Dealers will typically work with the financial group of the automaker, along with banks and other sources. Shoppers with offers from some of the other sources can negotiate the dealer’s initial loan quote into something more attractive, which is why it’s necessary to do research. Getting your financing from the dealership is convenient since you are already there. However, the interest rate can be higher in order for the dealer to make a profit and may only be available to those with great credit scores.
How to Get an Auto Loan
If you are going to borrow money for a car purchase, it’s important to shop around in order to get the best possible rate.
How Much You Can Spend
The first step when learning how to get an auto loan is to determine how much you can afford to spend. Ideally, you want to pay off the car within three years since this can cut down on the interest you will pay and help prevent you from becoming underwater. You may qualify to borrow more money in order to purchase a nicer car but this doesn’t mean that you should do so. Just because you can afford the payment doesn’t mean that it makes financial sense to do so. You don’t want to be unable to afford your payments.
Start Auto Shopping
Start with banks and credit unions to see what the interest rates are. It’s important that you do a lot of research in this step. You should also look at other ways to save on your loan. This can include setting up automatic payments or switching banks in order to qualify for a lower interest rate.
Be Prepared with Your Financial Information
When you are going through the preapproval process, you could be required to provide proof of your income. If you aren’t required to do this during this stage then you will be required to do this when you sign the loan. Some companies are stricter about the preapproval process than others. If you are not able to save up for an auto loan then you need to save up and purchase the car with cash, which will limit your options.
Start Shopping for a Car
Once you have been preapproved then the fun part of shopping for a car begins. Take the time to look for the best car available and you shouldn’t be afraid to negotiate a lower price. If you are able to secure your own financing then you have leverage sine you aren’t depending on the dealership for financing. When shopping for a car, you could be tempted to trade in your old car. It may be better financially if you sell your old car and apply the funds to a new down payment. You shouldn’t roll any current car loan into a new one. This causes you to be upside down on your new car.
Other Tips for an Auto Loan and Car Shopping
When shopping for used car loans, there are some other tips to keep in mind to save you money. Buying a car is not an investment. Even if you shop for a used car, you are still taking a loss as it depreciates. When not relying on dealership financing, you should negotiate as much as possible. This can save you a lot of money. You should have the used car checked by a mechanic before you purchase it.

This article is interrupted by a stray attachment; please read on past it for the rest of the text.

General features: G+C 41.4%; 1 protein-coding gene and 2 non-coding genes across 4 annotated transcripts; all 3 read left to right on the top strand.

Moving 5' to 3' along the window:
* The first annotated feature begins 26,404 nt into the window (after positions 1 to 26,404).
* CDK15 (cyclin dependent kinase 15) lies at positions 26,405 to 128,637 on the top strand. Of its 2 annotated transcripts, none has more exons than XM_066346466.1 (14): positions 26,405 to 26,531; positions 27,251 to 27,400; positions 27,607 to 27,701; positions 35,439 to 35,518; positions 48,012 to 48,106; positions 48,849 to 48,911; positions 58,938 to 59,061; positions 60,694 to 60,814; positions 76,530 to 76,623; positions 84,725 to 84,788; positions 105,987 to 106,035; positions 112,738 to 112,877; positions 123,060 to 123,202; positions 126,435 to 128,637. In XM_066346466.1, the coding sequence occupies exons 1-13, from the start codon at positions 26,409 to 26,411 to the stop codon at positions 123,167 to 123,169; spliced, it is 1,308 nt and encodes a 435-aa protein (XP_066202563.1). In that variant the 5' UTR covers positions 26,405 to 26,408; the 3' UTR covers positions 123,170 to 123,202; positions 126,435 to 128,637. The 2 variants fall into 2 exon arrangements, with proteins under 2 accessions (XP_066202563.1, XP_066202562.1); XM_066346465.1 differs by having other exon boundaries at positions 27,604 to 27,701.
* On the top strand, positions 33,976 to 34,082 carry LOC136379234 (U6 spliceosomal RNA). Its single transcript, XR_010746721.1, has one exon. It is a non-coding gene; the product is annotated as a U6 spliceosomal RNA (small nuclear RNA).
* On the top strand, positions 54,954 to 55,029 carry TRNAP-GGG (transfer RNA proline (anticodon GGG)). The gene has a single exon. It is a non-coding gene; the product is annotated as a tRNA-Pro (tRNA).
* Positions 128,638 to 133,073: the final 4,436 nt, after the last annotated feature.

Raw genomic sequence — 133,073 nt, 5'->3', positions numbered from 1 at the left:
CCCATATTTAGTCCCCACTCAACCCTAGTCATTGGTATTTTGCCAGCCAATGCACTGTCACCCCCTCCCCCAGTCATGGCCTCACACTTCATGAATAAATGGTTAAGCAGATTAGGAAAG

This is even more important if you don’t know anything about cars. This prevents you from buying a car that will need a lot of repairs or has already been in a serious accident. Be ready to have car insurance as soon as you are purchasing the car. If you already have insurance, you can add the new car to your existing policy. If you don’t have an existing policy then you need to set up one.
You don’t want to finance the fees and extras. It can be easy to roll any fees into the financing but this is a bad idea. And it can make your loan exceed the value of your car and then puts you in financial trouble should anything happen to your car. Also, it adds to the true cost of the items you are adding. For example, if your dealer tells you that a paint protection package adds just $15 a month to the payment, unless you do the math you won’t realize it can cost you $1,080 plus interest on a six-year loan.
Many lenders will be willing to loan you the money for six or even eight years and this can give you a lower payment. It’s also a risky financial move. Long car loans usually have higher interest rates and can be more expensive in the long run. Even if you do qualify for this then you risk having the car‘s depreciation outpace the rate you are paying it back.
Why Does Used Car Financing Cost More?
When you start shopping for a used car and financing you will see that it typically comes with higher interest rates and shorter loan terms than you find on new car loans. There are also restrictions on the value of the vehicle and the age. The reason for this is the risk of the loan. Lenders have found that there is more risk when they lend money on used cars. The additional costs that lenders face means higher interest rates.
The short term and other restrictions can lower the likelihood that the lenders take a major loss. Depending on the car you choose, some lenders can treat it as a new car. Vehicles that have lower miles or aren’t very old will be treated this way. Some lenders also offer new car interest rates for any manufacturer-certified used cars.